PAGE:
When Paywalls Aren’t Enough

May 19, 2009 at 2:26 pm Leave a comment

By Eric Pfanner May 17th, 2009

PARIS — Will May 2009 mark the beginning of the end for the free, unfettered Internet?
From all the wailing on the Web — and the fist-pumping in some old-media redoubts — it might seem so.

In recent days, Rupert Murdoch, chief executive of News Corp., declared that he would end what he called a “malfunctioning” business: the free online newspaper. Other publishers, including The Guardian Media Group in Britain and The New York Times Co., which owns the International Herald Tribune, said they were examining ways to get readers to pay for digital news.

Then, lawmakers in France approved the most dramatic measures yet in the fight against the unauthorized sharing of digital music and movies, passing a law that threatens copyright pirates with the loss of their Internet access. Many in the content industries would like other countries to do the same.

So, is it time to say goodbye to no-strings Web surfing, to pay up and behave?

I wouldn’t put my money on it.

Why? Let’s start with newspapers. The case for charging online readers seems pretty clear, if only because publishers have relatively little to lose if they don’t. Few newspapers generate even 10 percent of their revenue on the Internet, even after years of double-digit growth in advertising. Now online advertising has gone into reverse.

But “pay walls” alone are not going to save the industry. Even The Financial Times and The Wall Street Journal, whose Web sites are perhaps the best examples of paid-for digital news, generate only small fractions of their budgets from Internet subscriptions. For general publications — which, according to surveys, will have a harder time getting online readers to pay — pay walls may just be a transitional step. To develop more viable online business models they will have to take a broader look at where money is actually made on the Internet. E-commerce sites like eBay and Amazon.com aside, there are two main sources: Search engines, which sell billions of dollars’ worth of advertising, and Internet service providers.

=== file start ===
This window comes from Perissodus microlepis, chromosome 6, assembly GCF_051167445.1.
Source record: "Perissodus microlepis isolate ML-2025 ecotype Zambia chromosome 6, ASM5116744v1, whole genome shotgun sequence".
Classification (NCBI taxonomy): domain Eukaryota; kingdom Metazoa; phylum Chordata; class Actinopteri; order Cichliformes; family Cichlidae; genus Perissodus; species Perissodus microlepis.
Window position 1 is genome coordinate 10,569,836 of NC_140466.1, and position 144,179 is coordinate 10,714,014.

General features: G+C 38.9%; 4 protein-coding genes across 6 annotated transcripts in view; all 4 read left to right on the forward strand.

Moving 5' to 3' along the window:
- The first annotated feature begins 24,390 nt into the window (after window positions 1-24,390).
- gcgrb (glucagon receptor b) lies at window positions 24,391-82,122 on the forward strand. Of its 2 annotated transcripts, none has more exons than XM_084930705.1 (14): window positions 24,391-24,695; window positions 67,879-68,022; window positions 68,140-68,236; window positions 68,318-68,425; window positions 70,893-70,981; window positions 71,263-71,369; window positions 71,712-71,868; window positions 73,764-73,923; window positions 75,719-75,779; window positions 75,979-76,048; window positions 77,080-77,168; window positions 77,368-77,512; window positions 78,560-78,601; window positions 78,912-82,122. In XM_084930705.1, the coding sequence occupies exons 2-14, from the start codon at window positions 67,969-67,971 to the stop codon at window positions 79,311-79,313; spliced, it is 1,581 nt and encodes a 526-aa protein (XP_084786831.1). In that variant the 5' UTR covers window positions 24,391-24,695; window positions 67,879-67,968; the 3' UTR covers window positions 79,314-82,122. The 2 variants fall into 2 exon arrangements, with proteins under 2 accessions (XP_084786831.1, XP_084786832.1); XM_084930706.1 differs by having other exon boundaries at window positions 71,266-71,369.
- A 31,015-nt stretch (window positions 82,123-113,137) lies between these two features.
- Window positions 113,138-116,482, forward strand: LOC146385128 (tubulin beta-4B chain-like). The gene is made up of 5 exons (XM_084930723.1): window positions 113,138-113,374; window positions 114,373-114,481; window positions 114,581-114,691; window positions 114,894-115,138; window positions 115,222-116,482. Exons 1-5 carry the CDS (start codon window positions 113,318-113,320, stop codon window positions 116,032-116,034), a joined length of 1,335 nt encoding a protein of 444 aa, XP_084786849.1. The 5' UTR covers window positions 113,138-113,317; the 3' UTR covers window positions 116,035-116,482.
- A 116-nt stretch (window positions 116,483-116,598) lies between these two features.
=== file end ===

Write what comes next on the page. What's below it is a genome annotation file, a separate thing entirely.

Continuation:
This is where the music industry can be instructive. It has been trying for years to get consumers to pay for music online, largely without success. Ninety-five percent of the music on the Internet is still pirated, and record industry sales are still falling at double-digit rates.

Now the music industry is moving on, rejecting online pay walls and embracing new services that give people free music, or something that looks like it. They package unlimited music with advertising, broadband subscriptions or mobile phone purchases, for example.

The French law, even if it attracts imitators, seems unlikely to stop that trend. Few analysts expect it to result in more music purchases, or to result in large-scale disconnections of Internet users.

What it could do is encourage Internet service providers and media companies to sit down together and come up with legitimate offerings that consumers actually want to use — no, not like the Apple service iTunes, whose growth has ground to a halt, but like the free, unauthorized services they favor.

If all of this were bundled into a contract with an Internet service provider or subsidized by Google’s search ads, it would be an even easier sell. And then, the Internet of the future would look a lot like the free Internet of today — with a slightly different division of the spoils.
© 2008 The New York Times Company. All Rights Reserved


Entry filed under: Music Industry, Piracy. Tags: , , , , .

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